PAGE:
The Tehuantepecker is supposed to start blowing tonight and blow sixty for a couple of days and then forty for a couple of days. We're kind of nervous as it's so close to here (the highest winds are predicted to blow not fifty miles away) but all the locals we asked say it'll be OK. The only cruisers we talked to about it were the ones Mr. Shrode is in town with, and they hadn't even heard about any stinking Tehuantepecker. It's very arcane stuff, only us and the National Weather Service and every book on Mexico talks about watching out for it. The weather fax shows twelve-foot waves going perpendicular to the shore where we're anchored in a bay that's about a quarter-mile deep. If I can see twelve foot waves from where I am, I figure they can see me. I'd say, like, five feet, that's my limit at anchor, and that's being liberal. There's a marina around the corner we could go into but maybe it won't be necessary or if it is it will be too late.
But we may be stuck here for a few days and so if we feel the boat is safe like the locals say it will be we may rent a car and drive to Oaxaca in the mountains. I've heard of it but I don't know whether it's worth going to. I always liked it though because the word looks cool cuz it has an X in it and you pronounce it wa-HAWK-ah which sounds cool, but the look and the sound are not related in any language I know which is only one. Excepting ancient Greek and Latin, which are not languages but stuff you have to learn in school. So you'll be smart, but you won't know any languages. You'll pronounce Oaxaca Oh, AGGS-ack-ah.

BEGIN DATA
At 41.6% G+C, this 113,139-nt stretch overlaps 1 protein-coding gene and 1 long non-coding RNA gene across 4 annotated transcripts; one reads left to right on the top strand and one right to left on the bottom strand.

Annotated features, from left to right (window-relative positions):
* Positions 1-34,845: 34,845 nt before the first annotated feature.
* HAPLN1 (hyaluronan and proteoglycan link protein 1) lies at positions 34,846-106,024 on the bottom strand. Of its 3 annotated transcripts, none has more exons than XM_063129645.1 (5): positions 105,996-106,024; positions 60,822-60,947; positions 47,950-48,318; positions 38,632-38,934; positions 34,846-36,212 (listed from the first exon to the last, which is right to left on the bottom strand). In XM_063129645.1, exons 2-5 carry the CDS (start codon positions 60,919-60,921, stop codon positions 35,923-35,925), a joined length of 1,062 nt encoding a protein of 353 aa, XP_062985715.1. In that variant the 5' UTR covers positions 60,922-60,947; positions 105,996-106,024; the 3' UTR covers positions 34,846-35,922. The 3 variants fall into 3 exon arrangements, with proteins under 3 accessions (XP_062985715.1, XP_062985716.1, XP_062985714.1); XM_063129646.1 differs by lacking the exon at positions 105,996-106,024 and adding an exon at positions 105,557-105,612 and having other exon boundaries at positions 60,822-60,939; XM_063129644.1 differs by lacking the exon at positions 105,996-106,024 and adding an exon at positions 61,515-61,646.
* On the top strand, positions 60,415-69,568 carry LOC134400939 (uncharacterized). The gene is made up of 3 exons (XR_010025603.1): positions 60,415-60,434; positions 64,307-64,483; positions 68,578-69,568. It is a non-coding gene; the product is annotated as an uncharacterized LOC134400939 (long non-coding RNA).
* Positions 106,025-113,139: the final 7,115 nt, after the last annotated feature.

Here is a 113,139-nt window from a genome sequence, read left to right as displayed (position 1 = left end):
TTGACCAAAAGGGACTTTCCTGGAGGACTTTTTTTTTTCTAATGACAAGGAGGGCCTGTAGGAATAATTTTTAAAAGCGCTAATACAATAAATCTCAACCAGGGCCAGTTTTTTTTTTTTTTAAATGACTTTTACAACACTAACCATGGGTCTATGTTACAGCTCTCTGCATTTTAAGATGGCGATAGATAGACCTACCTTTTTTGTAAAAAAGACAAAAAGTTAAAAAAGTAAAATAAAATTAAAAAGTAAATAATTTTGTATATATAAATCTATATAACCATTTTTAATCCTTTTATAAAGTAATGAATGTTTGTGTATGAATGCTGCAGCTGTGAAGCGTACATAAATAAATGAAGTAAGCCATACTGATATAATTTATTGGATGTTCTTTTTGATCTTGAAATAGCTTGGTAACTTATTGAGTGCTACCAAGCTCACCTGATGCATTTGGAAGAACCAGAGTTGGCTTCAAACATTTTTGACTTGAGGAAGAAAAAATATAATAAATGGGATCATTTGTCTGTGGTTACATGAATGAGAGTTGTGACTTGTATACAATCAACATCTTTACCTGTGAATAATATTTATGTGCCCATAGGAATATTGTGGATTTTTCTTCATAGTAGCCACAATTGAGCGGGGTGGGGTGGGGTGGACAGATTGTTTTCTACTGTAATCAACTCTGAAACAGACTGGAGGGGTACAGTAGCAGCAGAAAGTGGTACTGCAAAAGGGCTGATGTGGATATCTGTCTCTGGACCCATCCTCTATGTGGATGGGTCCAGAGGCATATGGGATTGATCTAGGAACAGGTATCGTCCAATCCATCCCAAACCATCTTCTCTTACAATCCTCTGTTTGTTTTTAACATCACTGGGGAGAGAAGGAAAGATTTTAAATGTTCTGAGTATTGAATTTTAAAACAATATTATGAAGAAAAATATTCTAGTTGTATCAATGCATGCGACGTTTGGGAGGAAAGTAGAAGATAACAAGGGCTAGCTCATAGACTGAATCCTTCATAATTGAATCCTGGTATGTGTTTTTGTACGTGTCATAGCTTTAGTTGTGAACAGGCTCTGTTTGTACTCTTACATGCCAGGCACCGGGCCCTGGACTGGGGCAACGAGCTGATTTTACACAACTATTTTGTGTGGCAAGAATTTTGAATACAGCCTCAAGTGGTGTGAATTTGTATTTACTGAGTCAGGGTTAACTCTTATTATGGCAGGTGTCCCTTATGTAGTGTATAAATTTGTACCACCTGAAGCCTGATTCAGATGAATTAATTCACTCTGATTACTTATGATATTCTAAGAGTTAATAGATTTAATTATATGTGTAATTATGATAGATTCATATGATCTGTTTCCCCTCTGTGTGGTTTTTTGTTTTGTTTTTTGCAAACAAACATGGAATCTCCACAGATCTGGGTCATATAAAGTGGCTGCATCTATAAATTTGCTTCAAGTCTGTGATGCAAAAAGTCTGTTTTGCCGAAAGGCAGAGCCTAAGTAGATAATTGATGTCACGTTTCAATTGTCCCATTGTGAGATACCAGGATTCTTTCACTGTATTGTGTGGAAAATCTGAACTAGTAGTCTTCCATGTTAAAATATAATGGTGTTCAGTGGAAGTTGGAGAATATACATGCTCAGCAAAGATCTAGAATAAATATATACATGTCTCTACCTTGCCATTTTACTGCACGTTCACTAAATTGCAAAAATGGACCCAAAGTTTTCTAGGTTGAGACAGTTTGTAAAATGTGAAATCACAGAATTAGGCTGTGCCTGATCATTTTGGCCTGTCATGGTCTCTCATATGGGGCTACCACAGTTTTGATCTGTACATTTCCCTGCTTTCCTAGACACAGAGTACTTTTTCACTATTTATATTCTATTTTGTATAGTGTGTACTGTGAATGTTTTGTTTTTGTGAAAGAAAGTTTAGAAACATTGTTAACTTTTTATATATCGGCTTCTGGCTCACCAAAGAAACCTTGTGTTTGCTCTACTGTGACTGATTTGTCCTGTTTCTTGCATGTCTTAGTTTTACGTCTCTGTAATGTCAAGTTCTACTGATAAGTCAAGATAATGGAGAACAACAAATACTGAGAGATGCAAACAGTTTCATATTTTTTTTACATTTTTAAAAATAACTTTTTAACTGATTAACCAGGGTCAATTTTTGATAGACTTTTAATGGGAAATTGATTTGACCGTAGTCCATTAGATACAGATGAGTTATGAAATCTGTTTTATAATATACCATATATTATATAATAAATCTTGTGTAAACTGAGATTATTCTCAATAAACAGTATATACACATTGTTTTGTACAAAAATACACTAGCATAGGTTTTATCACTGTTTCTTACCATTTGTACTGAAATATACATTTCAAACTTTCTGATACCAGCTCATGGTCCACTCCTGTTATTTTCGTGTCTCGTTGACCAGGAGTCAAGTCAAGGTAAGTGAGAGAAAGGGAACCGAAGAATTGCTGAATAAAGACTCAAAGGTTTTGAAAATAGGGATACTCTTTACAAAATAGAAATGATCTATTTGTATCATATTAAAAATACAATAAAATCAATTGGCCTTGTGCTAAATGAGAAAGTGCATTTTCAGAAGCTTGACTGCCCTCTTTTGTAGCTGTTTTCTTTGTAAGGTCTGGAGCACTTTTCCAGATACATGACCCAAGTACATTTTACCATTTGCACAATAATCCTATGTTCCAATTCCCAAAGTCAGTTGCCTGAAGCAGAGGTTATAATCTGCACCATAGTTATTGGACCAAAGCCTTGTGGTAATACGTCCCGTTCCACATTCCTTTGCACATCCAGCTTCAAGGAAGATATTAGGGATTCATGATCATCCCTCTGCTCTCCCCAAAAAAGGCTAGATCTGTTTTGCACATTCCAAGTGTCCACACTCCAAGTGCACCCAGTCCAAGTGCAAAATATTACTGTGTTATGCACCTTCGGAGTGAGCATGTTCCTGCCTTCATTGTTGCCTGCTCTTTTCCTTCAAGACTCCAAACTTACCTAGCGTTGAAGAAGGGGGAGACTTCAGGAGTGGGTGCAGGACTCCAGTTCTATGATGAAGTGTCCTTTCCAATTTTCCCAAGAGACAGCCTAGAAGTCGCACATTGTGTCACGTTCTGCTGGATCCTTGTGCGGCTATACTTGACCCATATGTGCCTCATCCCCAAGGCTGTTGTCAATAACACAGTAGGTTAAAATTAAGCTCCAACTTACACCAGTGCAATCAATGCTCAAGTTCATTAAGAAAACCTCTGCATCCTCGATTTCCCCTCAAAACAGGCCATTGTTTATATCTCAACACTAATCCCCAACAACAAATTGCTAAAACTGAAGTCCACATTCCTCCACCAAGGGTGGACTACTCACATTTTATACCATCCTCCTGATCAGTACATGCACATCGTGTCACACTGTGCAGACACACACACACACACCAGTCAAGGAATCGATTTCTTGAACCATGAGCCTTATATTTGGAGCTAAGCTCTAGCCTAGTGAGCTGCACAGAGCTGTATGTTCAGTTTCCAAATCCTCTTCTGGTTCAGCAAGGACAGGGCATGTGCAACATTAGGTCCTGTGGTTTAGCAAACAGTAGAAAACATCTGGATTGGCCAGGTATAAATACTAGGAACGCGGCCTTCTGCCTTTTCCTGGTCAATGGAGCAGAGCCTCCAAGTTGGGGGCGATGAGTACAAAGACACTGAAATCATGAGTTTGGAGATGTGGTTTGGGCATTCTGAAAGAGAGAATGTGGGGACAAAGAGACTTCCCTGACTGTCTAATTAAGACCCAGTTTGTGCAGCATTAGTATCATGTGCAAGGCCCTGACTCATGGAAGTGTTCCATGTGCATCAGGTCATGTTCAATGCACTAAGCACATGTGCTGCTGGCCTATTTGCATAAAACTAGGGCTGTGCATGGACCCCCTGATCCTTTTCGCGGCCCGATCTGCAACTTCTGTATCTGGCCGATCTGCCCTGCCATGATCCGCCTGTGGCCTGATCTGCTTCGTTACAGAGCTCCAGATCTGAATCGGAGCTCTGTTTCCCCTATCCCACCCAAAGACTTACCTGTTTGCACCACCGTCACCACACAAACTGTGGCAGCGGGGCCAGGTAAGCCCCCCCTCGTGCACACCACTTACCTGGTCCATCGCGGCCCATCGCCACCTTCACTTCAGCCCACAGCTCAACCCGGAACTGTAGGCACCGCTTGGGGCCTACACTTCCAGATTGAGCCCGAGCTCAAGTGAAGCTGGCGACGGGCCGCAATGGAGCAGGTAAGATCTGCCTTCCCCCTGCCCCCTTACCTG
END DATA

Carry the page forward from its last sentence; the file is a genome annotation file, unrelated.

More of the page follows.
This is a resort but a Mexican resort, except for the passengers on the cruise ship that only stayed for the afternoon. The people swimming at the beaches and browsing in the shops are Mexican. It seems that the last thing Mexicans on vacation will eat is tamales, as you will only see steaks or shrimp on the menu. Although we did see a sushi bar. Thing is, I want Mexican. Last Mexican food we had was in Australia and it tasted just about like what you'd expect the food at a Mexican restaurant in Australia to taste like. Now here we are in Mexico but where are the tamales? You probably have to go to California to get real Mexican food. That place down the street from the Palomino in LA on Lankershim, El Michoacano, oh yeah. People in the US eat that fake gringo Mexican food with lots of sour cream to disguise the fact that the cooks don't have a talent for enchilada sauce and you know what I think the real secret is? Lard. Although there are probably others. But in Marin County, California, where famous seamen like Paul Cayard and your Captain live, it is probably illegal to import lard or own the animals it comes from, whatever they are, lardosaurs or something. Because, I don't know, what, it's not organic? Is Crisco vegetarian lard? But Crisco is probably also illegal in Marin, or at least it's something that you wouldn't be able to mention using, even in your support group. Even so Crisco's not as good as real lard so what's the point of humiliating yourself? If you copped to using real lard the shock value would far outweigh any embarrassment, and you'd be thought of as an in-your-face out-of-the-box kind of person. I think maybe lard made from free-range lardosaurs raised on organic barley or weeds or whatever they eat, now there's a product that has a future. Sea captain, Mexican food seeker, marketing genius, a man for all seasons.